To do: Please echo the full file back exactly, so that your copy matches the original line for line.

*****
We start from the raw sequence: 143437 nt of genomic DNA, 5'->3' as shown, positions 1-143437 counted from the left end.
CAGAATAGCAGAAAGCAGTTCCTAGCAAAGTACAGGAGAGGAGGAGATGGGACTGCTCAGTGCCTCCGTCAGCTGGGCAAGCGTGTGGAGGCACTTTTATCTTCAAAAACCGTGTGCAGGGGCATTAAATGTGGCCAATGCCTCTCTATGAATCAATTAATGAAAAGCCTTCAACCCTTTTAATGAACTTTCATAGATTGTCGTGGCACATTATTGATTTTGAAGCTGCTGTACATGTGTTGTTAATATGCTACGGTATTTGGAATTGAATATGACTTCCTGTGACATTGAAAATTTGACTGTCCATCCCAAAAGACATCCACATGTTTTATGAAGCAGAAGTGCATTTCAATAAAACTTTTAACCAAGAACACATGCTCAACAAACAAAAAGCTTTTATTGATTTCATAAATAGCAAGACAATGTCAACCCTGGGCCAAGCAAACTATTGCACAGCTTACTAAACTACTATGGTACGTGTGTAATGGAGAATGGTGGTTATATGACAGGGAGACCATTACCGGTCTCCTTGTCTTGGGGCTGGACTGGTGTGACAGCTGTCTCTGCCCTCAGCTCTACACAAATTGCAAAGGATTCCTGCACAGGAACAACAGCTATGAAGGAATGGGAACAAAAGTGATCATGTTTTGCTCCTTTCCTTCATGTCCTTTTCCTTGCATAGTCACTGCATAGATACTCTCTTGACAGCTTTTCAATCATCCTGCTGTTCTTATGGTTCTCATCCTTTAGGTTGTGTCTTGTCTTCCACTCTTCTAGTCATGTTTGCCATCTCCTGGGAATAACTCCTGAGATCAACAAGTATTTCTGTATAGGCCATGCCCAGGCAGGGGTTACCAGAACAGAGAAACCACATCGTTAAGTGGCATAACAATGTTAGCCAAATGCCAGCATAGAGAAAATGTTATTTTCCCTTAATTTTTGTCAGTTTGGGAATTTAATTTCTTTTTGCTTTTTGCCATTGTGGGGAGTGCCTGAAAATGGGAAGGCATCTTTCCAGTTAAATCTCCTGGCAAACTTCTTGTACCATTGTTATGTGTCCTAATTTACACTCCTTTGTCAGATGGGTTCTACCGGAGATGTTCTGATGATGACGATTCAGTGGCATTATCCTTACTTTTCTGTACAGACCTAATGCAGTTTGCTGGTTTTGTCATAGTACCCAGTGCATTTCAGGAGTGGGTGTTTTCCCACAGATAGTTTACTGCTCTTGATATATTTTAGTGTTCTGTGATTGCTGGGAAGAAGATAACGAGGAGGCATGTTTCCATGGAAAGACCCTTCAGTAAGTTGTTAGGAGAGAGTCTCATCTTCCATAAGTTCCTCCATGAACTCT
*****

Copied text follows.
We start from the raw sequence: 143437 nt of genomic DNA, 5'->3' as shown, positions 1-143437 counted from the left end.
CAGAATAGCAGAAAGCAGTTCCTAGCAAAGTACAGGAGAGGAGGAGATGGGACTGCTCAGTGCCTCCGTCAGCTGGGCAAGCGTGTGGAGGCACTTTTATCTTCAAAAACCGTGTGCAGGGGCATTAAATGTGGCCAATGCCTCTCTATGAATCAATTAATGAAAAGCCTTCAACCCTTTTAATGAACTTTCATAGATTGTCGTGGCACATTATTGATTTTGAAGCTGCTGTACATGTGTTGTTAATATGCTACGGTATTTGGAATTGAATATGACTTCCTGTGACATTGAAAATTTGACTGTCCATCCCAAAAGACATCCACATGTTTTATGAAGCAGAAGTGCATTTCAATAAAACTTTTAACCAAGAACACATGCTCAACAAACAAAAAGCTTTTATTGATTTCATAAATAGCAAGACAATGTCAACCCTGGGCCAAGCAAACTATTGCACAGCTTACTAAACTACTATGGTACGTGTGTAATGGAGAATGGTGGTTATATGACAGGGAGACCATTACCGGTCTCCTTGTCTTGGGGCTGGACTGGTGTGACAGCTGTCTCTGCCCTCAGCTCTACACAAATTGCAAAGGATTCCTGCACAGGAACAACAGCTATGAAGGAATGGGAACAAAAGTGATCATGTTTTGCTCCTTTCCTTCATGTCCTTTTCCTTGCATAGTCACTGCATAGATACTCTCTTGACAGCTTTTCAATCATCCTGCTGTTCTTATGGTTCTCATCCTTTAGGTTGTGTCTTGTCTTCCACTCTTCTAGTCATGTTTGCCATCTCCTGGGAATAACTCCTGAGATCAACAAGTATTTCTGTATAGGCCATGCCCAGGCAGGGGTTACCAGAACAGAGAAACCACATCGTTAAGTGGCATAACAATGTTAGCCAAATGCCAGCATAGAGAAAATGTTATTTTCCCTTAATTTTTGTCAGTTTGGGAATTTAATTTCTTTTTGCTTTTTGCCATTGTGGGGAGTGCCTGAAAATGGGAAGGCATCTTTCCAGTTAAATCTCCTGGCAAACTTCTTGTACCATTGTTATGTGTCCTAATTTACACTCCTTTGTCAGATGGGTTCTACCGGAGATGTTCTGATGATGACGATTCAGTGGCATTATCCTTACTTTTCTGTACAGACCTAATGCAGTTTGCTGGTTTTGTCATAGTACCCAGTGCATTTCAGGAGTGGGTGTTTTCCCACAGATAGTTTACTGCTCTTGATATATTTTAGTGTTCTGTGATTGCTGGGAAGAAGATAACGAGGAGGCATGTTTCCATGGAAAGACCCTTCAGTAAGTTGTTAGGAGAGAGTCTCATCTTCCATAAGTTCCTCCATGAACTCT